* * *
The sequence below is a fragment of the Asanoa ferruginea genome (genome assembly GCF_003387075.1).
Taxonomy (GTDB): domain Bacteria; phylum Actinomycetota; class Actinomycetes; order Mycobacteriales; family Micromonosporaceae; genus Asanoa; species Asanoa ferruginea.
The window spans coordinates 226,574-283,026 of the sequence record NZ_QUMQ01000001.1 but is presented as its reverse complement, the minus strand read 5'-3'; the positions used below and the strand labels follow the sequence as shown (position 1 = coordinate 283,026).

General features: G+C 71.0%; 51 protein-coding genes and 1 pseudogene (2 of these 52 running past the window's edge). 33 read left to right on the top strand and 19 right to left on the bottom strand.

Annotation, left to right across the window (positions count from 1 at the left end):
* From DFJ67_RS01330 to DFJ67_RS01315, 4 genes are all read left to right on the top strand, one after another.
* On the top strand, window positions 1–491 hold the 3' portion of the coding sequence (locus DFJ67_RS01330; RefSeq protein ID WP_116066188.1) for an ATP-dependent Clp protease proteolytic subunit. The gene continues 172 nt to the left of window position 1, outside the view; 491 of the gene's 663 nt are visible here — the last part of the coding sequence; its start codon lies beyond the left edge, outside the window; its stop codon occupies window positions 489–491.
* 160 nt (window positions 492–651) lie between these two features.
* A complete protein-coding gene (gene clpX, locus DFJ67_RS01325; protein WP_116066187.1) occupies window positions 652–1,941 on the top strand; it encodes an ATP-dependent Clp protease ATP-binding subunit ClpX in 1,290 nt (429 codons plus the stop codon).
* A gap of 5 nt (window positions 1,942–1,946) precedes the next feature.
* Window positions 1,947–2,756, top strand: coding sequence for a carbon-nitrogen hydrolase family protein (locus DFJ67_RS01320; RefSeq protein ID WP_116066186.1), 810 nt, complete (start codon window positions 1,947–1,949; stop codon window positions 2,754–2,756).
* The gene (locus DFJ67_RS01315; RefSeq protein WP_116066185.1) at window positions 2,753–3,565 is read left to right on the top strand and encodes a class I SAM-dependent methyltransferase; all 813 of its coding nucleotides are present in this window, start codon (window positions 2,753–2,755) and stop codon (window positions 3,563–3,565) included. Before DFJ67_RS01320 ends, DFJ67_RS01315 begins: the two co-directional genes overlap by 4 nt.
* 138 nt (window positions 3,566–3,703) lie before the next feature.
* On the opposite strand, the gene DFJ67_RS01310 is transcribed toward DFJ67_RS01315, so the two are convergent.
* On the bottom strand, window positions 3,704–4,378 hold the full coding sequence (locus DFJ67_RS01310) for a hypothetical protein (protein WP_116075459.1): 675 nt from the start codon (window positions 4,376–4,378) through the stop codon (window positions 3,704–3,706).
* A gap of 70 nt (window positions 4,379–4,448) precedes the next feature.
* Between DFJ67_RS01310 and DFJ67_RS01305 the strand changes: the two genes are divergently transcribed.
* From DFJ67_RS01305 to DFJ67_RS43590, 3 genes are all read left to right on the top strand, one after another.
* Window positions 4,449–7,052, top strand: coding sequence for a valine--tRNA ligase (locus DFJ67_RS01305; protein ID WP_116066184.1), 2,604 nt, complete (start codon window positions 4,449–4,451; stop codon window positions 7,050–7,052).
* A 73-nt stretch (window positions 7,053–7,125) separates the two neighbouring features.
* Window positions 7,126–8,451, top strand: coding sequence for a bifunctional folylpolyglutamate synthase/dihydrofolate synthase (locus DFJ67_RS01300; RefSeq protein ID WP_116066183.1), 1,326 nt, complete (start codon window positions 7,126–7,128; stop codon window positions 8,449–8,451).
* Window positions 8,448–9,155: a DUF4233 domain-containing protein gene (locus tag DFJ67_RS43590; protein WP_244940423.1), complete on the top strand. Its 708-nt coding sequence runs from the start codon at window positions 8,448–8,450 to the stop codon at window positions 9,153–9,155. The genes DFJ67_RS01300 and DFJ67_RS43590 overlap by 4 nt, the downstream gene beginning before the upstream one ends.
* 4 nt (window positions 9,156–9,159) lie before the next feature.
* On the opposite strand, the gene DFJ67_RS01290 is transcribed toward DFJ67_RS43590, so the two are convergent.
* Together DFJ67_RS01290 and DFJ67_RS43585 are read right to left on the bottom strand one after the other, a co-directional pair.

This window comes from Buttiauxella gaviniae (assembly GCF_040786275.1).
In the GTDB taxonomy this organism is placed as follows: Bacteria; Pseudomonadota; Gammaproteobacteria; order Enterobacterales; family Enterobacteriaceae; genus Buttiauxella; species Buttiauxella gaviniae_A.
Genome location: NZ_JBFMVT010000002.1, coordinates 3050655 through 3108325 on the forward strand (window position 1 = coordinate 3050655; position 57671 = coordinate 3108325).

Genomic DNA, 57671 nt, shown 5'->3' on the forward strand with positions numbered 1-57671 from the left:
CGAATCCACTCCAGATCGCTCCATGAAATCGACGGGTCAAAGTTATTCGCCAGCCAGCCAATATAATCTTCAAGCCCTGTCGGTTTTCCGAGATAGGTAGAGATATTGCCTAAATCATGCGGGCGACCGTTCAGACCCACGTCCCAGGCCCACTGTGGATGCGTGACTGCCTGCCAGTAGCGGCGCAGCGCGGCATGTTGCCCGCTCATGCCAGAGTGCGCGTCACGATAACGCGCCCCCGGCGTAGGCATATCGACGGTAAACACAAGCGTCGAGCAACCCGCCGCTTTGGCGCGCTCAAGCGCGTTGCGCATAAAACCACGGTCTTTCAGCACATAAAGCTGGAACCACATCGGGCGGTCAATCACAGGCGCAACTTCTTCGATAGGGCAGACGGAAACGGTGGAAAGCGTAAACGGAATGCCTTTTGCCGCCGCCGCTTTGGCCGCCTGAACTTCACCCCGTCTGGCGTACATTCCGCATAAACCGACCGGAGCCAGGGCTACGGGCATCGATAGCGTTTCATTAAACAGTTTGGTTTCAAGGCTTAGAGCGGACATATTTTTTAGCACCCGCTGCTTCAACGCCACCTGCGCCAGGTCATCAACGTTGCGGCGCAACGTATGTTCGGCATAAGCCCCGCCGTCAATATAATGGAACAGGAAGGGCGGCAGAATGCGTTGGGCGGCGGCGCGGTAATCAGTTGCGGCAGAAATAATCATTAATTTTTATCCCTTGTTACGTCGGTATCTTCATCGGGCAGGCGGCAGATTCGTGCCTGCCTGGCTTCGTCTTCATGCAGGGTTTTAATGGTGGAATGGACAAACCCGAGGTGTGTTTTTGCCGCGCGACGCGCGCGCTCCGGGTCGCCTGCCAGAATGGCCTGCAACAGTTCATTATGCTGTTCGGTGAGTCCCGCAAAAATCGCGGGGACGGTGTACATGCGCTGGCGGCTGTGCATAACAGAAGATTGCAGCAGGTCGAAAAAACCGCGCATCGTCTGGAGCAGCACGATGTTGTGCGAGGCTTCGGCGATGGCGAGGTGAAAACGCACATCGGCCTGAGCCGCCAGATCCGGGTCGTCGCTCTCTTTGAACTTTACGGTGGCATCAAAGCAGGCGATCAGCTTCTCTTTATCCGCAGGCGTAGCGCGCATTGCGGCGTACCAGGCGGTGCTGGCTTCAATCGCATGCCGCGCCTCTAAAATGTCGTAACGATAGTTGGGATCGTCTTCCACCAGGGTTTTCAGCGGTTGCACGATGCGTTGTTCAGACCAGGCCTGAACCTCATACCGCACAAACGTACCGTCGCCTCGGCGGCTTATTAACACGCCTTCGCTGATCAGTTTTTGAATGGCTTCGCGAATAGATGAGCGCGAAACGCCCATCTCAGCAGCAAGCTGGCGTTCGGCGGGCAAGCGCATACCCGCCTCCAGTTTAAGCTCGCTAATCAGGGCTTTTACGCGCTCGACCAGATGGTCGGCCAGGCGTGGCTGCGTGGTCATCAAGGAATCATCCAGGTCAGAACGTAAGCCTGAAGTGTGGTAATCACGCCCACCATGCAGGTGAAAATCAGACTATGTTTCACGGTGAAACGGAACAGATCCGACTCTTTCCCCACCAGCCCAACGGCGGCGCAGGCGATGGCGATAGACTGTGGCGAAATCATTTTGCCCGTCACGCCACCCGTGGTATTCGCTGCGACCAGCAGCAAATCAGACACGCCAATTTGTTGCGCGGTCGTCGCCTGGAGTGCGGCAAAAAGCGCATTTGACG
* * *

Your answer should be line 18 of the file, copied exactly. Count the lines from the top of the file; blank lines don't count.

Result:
* From DFJ67_RS01305 to DFJ67_RS43590, 3 genes are all read left to right on the top strand, one after another.